In what is surely the third most infuriating development of the last year, the RJ Reynolds tobacco company has begun marketing a brand of Camels to Williamsburg hipsters. The packs are being sold as part of a national campaign associating Camel Blues—née Camel Lights—with Austin, the Haight, and other ostensibly hip American locales, and feature everyone’s favorite cigarette-smoking horse in front of the Williamsburg Bridge, a New York subway stop and the facade of what appears to be a SoHo warehouse. The second most infuriating development of this year is this lead from the Observer article: “You’re just another rebellion-minded young kid with ambitions to be like one of those people you associate yourself with. That’s correct, you want to be a hipster.” I defy you to comprehend that sentence on the first try. The most infuriating development of the year is that people are actually buying these things. Once again, the concept of the hipster rears its two, bickering heads: one a risible and obvious construction designed to sell cigarettes, blog posts and copies of New York magazine, the other a phenomenon that is evidently real, if only a real illusion.*
“It’s about last call, a sloppy kiss goodbye and a solo saunter to a rock show in an abandoned building,” says the promo copy for Camel Blue Williamsburg. “It’s where a tree grows.” Of course, there are no abandoned buildings in Williamsburg, and the rock shows generally do not start at 4am, but that probably looks better on the back of a pack of cigarettes than “it’s about a mechanical handjob in the bathroom at Union Pool and then throwing up because you did too much coke.” As you can see, there’s a considerable amount of mythmaking here. What makes this and other manifestations of the hipster meme so difficult to parse is that the baldfaced lying of cigarette marketers is not so different from the slightly more bearded lying of the press.
Consider Aaron Short’s lead in The Brooklyn Paper: “Williamsburg’s hipsters have been smoking for decades — but Joe Camel wants them to start puffing their own neighborhood brand.” Actually, Williamsburg hipsters have been Hassidic Jews for decades. The neighborhood was condemned garages and dudes in furry hats until the very late nineties, when it briefly became an artist’s neighborhood (whatever that means; I think it involves welding) before turning into the affluent youth enclave it is today. Yet, much like the mimetic concept of hip itself, its amorphous character has taken on solidity and permanence in our collective cultural consciousness.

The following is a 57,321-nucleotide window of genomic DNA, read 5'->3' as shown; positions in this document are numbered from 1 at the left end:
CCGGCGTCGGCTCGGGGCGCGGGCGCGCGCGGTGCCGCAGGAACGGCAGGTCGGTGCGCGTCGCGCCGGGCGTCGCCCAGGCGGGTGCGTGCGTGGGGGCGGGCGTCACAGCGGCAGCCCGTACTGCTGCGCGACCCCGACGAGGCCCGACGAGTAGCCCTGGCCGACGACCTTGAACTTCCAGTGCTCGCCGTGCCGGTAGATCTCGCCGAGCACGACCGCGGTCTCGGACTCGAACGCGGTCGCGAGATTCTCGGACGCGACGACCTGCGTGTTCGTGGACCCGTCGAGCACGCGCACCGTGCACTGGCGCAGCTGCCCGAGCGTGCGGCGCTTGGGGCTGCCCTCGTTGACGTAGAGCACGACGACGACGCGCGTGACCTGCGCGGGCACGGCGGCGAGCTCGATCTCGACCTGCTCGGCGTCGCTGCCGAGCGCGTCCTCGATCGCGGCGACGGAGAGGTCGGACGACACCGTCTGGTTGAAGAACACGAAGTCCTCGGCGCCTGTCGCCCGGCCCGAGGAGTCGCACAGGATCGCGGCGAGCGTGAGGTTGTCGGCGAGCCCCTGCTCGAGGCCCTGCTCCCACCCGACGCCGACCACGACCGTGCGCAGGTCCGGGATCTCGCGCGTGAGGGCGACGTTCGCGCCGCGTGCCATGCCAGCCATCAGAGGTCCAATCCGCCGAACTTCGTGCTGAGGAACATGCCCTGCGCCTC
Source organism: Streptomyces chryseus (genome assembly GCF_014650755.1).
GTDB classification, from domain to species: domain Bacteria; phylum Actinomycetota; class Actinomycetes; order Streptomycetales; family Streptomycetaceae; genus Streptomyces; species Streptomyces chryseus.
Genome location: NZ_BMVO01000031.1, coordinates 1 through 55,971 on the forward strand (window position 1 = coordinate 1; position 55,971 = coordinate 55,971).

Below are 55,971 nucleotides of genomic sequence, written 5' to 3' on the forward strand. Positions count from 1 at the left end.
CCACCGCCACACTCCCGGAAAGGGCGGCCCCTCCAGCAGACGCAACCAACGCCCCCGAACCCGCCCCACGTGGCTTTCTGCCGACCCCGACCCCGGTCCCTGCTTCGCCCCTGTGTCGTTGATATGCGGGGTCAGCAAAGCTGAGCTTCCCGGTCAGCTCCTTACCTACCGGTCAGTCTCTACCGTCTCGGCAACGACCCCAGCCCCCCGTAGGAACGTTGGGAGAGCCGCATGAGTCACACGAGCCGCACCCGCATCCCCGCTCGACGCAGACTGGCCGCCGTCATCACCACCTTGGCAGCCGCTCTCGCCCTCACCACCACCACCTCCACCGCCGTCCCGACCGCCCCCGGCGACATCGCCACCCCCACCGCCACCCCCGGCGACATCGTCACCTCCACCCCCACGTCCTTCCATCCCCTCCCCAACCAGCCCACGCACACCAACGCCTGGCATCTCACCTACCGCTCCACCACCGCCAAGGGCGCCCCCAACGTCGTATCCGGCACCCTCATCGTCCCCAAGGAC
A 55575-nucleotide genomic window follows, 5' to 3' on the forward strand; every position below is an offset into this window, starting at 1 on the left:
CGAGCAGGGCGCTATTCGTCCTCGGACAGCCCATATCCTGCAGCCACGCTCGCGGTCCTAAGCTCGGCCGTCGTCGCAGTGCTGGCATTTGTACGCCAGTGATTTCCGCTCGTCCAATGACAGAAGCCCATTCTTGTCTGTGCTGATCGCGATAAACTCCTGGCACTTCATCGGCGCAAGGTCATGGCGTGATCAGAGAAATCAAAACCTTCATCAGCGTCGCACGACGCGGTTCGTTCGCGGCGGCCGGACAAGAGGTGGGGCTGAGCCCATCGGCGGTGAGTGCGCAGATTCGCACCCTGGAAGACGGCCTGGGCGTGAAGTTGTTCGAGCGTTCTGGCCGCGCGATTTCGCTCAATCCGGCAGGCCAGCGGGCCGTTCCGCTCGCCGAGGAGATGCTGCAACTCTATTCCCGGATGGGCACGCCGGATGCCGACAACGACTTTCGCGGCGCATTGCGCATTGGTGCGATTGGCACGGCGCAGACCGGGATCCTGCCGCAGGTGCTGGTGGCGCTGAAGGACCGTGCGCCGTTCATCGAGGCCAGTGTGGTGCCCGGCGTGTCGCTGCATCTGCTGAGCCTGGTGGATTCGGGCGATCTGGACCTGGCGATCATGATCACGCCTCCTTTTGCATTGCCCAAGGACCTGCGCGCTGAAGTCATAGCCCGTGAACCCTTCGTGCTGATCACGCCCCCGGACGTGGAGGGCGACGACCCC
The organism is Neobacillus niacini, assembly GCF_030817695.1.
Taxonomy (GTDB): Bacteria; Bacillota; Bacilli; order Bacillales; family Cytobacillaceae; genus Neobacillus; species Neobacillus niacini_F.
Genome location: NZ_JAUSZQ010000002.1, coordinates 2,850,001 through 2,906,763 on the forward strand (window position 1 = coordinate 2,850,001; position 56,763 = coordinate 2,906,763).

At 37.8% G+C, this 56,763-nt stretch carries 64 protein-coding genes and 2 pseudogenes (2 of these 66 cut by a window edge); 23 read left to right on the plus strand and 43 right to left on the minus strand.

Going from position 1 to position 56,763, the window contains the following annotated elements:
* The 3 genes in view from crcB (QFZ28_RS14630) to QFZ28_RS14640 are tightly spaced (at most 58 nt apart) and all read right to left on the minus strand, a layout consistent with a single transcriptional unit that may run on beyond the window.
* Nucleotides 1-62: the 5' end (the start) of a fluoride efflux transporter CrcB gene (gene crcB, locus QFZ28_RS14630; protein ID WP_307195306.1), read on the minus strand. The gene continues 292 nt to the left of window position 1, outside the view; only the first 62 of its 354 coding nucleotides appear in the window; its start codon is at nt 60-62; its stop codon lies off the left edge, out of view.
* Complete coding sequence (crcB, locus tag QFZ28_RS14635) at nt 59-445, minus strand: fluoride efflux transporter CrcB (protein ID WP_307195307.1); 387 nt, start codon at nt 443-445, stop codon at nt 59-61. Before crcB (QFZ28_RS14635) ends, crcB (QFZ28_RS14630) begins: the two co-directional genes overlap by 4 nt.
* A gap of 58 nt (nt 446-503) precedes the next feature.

The awareness that “hipster” is more real as a concept than as a people or a geographic location makes it difficult to assess the news that “Bodega owners…on Bedford and Manhattan Avenues say they sell out of ‘Williamsburgs’ the day they come in, and customers sometimes buy every pack available.” First of all, New York is still the place where you can say “give me 300 packs of cigarettes” and the dude at the corner store will ask no questions beyond “you want bag?” Second, there is a frustrating array of possible reasons why this is happening:
A) Hipsters are buying them ironically. The central proposition of hipsterism, to my mind, is that consumption can be a means of personal expression. Up to a certain level—Animal Collective albums, poppers—the commodities consumed are consumed sincerely, as they were intended. Once you get above an ill-defined threshold of mainstream marketing, though—Duran Duran, virtually all articles of clothing—consumption becomes ironic. If you are going to a party in Williamsburg, a pack of Williamsburg cigarettes is going to be one hell of a conversation piece, and the conversation will start with “look how stupid these are.”
B) Not everyone in Williamsburg is a goddamn hipster, all right? The Williamsburg resident who told The Observer that he buys Camel Williamsburgs whenever he sees them is Abdo Hussein, “a worker at a deli in Greenpoint.” While I maintain that an exclusionary white cultural identity is a principal element of hipsterism, this claim is controversial; what is not controversial is that hipsters don’t work at delis. Sandwich shops, maybe, but they are not the kind of sandwich shops where people are named “Hussein.”*
C) New brands of cigarettes are always on sale. Sadly, the simplest answer is usually the correct one. As a Brooklyn neighborhood for young people where rents are as high as in much of lower Manhattan, Williamsburg is penny-wise and pound-foolish. What could be more p-w and p-f than a pack of discount cigarettes?